Location:Home > news > Page Turner: 'The Bonjour Effect' offers fascinating insight into how the French relate to each othe

Page Turner: 'The Bonjour Effect' offers fascinating insight into how the French relate to each othe

Time:2017-03-31 01:17Shoes websites Click:

Into fascinating Bonjour effect each

Page Turner: 'The Bonjour Effect' offers fascinating insight into how the French relate to each other

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"Zagreb Cowboy" takes her back to her family's roots.

By Betty E. Stein, nsfeatures@news-sentinel.com

Saturday, March 18, 2017 01:31 am

Editor's note: This week's Page Turner reader interview is with Andrea Thomas, a retired social-service agency director and a longtime community volunteer. "At the moment, I'm reading 'The Bonjour Effect,' written by Barlow and Nadeau. It's a fascinating discussion of how to converse when one is in France — and how the French relate to one another. It's a sociological book with several scenarios and observations based on longtime residents of France. Journalists talk about form and content — how the form affects and content is perceived.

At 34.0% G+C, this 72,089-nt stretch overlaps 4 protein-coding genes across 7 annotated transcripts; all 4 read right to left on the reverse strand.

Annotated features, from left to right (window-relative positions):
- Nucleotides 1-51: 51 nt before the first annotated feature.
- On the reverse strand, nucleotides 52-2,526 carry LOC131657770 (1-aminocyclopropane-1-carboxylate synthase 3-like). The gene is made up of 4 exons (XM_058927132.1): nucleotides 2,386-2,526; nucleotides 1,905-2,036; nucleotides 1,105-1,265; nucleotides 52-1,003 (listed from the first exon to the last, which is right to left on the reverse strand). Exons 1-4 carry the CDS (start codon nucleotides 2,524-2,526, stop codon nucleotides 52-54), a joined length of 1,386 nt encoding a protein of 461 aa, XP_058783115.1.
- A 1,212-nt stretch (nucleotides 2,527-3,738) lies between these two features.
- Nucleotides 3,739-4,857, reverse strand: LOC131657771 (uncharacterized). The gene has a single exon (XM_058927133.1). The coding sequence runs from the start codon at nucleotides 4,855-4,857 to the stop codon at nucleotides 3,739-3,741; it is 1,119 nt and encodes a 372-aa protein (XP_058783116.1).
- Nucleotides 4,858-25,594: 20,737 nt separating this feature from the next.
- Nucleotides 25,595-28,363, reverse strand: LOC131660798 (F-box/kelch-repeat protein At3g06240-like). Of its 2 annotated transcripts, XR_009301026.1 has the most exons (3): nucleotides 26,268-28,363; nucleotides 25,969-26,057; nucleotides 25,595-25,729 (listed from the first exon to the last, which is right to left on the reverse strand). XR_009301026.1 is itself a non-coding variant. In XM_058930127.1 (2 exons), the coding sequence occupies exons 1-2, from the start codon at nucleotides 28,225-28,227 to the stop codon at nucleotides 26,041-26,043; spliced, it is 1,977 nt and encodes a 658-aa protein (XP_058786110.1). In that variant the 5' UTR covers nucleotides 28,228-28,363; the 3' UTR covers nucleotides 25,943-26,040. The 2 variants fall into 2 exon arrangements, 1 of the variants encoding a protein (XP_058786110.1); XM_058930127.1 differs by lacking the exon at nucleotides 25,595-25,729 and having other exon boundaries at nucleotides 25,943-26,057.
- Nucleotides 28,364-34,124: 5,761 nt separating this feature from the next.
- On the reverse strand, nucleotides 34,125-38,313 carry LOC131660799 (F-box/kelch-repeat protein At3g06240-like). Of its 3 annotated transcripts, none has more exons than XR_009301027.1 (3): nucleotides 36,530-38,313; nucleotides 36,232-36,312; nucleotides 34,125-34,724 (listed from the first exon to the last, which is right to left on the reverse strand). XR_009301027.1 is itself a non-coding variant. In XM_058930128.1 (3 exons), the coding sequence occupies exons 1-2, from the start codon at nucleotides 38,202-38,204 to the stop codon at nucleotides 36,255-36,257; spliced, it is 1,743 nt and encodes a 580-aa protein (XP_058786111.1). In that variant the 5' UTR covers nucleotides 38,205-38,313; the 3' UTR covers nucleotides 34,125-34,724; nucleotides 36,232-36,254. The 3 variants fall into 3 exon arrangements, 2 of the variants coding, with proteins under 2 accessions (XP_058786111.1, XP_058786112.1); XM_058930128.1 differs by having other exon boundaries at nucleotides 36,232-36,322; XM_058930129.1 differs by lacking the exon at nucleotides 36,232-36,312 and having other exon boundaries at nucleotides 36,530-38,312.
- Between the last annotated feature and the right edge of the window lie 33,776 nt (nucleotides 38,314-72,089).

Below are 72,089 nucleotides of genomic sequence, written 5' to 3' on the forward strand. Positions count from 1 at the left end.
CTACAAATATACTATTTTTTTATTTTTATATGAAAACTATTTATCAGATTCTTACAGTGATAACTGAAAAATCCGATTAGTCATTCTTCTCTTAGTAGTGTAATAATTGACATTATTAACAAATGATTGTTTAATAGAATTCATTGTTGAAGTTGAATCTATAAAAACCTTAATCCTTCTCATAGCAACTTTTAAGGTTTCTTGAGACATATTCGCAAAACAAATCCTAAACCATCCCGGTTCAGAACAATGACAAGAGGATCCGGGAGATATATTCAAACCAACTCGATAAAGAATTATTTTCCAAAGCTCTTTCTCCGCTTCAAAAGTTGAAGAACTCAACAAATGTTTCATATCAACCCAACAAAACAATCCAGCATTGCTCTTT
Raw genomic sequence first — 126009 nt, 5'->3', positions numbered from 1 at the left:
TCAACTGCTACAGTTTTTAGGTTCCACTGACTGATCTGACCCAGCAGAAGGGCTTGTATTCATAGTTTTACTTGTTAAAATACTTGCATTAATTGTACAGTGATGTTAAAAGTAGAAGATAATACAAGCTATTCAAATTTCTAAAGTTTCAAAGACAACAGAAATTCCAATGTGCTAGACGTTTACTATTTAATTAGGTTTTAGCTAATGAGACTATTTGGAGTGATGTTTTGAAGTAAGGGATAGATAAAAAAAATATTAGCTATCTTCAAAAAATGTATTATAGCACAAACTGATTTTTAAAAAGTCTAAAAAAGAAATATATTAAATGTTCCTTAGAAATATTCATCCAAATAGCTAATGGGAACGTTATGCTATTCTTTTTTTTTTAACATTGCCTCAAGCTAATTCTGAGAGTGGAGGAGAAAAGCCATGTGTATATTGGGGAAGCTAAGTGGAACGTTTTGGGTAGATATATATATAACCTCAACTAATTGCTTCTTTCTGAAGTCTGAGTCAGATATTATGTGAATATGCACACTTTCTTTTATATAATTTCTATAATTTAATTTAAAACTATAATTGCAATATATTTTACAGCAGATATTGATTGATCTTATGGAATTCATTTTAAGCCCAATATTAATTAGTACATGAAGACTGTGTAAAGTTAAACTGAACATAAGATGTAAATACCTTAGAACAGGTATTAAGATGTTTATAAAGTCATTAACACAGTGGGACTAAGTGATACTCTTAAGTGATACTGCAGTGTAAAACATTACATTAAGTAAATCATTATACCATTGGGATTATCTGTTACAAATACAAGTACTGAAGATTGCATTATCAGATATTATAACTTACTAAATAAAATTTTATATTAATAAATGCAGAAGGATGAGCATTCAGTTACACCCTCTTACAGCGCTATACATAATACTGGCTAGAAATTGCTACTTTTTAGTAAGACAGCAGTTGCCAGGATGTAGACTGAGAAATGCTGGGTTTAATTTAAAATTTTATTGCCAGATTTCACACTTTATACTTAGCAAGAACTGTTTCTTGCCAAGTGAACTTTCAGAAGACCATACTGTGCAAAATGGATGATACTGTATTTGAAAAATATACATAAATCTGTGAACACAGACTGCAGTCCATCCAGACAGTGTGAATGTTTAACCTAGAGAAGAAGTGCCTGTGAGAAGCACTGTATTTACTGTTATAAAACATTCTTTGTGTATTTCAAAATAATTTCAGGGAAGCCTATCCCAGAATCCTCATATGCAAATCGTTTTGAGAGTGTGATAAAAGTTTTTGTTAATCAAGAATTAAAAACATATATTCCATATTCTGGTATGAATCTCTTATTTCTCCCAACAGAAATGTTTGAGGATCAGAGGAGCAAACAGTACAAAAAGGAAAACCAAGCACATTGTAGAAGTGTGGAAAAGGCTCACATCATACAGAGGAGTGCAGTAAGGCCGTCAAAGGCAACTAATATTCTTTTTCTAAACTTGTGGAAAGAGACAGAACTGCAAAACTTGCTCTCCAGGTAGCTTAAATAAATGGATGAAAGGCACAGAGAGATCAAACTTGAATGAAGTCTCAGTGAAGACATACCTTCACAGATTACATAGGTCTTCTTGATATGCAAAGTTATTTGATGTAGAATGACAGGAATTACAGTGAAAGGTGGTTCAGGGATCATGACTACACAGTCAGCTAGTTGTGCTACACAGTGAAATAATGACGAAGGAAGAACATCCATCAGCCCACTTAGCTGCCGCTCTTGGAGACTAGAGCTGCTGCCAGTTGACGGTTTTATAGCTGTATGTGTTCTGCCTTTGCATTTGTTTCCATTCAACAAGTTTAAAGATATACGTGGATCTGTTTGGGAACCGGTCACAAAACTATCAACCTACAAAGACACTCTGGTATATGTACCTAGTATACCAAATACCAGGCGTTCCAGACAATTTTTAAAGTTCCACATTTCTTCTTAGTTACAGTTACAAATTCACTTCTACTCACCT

"Every situation must begin as one says 'Bonjour,' whether you're buying shoes or going into someone's home. You must always say, 'Bonjour.' In some situations, this is a rigid structure.

"Our public library periodically sends out a newsletter which lists new books. I saw this book mentioned and immediately called to have it held for me. I have a long history with French. Actually, my undergraduate major is French.

"Another book — somewhat related — is 'The Apprentice.' The author is Jacques Pepin, and this is his autobiography. He's a well-respected culinary artist and was the chef to (former French President) Charles DeGaulle. He came to the United States and earned a graduate degree from Columbia. He is an all-around interesting person, who at the age of 13 became apprenticed to a chef, which determined the rest of his life.

"A trilogy by Alen Mattich begins with 'Zagreb Cowboy.' That's the first book in the series. It deals with a time of unrest in Croatia and the former Yugoslav republic. It takes place in the 1990s. It is fiction but it deals with the circumstances of the conflict and with (Yugoslavia President Josip Broz) Tito sitting on a powder keg and is set in Dubrovnik.

"The reader sees how beautiful the Adriatic is and how the old is replaced by the new. The main character is involved in intelligence work and international intrigue. There's a lot of black humor, and I have family ties to that area. It's where my family came from. And I've now finished the second book in the series."

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